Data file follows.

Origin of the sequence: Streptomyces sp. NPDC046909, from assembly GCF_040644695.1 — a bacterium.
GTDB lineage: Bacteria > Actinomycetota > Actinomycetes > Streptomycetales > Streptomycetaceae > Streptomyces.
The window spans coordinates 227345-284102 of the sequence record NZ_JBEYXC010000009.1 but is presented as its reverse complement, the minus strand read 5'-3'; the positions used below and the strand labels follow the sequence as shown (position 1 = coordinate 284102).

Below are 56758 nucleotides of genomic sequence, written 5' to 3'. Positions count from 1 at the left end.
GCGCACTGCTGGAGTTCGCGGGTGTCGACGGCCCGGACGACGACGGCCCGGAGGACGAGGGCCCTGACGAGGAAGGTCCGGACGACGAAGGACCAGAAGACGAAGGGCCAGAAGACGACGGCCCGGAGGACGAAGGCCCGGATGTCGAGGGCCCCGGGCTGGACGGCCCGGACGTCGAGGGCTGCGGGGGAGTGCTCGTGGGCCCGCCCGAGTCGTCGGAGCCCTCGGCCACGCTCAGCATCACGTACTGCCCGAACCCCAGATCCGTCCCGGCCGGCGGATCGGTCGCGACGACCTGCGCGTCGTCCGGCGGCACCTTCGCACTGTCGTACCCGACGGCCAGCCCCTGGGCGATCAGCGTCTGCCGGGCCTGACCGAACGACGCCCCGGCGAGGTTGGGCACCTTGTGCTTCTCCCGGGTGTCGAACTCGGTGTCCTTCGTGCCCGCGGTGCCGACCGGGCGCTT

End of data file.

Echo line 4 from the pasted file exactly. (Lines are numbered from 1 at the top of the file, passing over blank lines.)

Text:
Below are 56758 nucleotides of genomic sequence, written 5' to 3'. Positions count from 1 at the left end.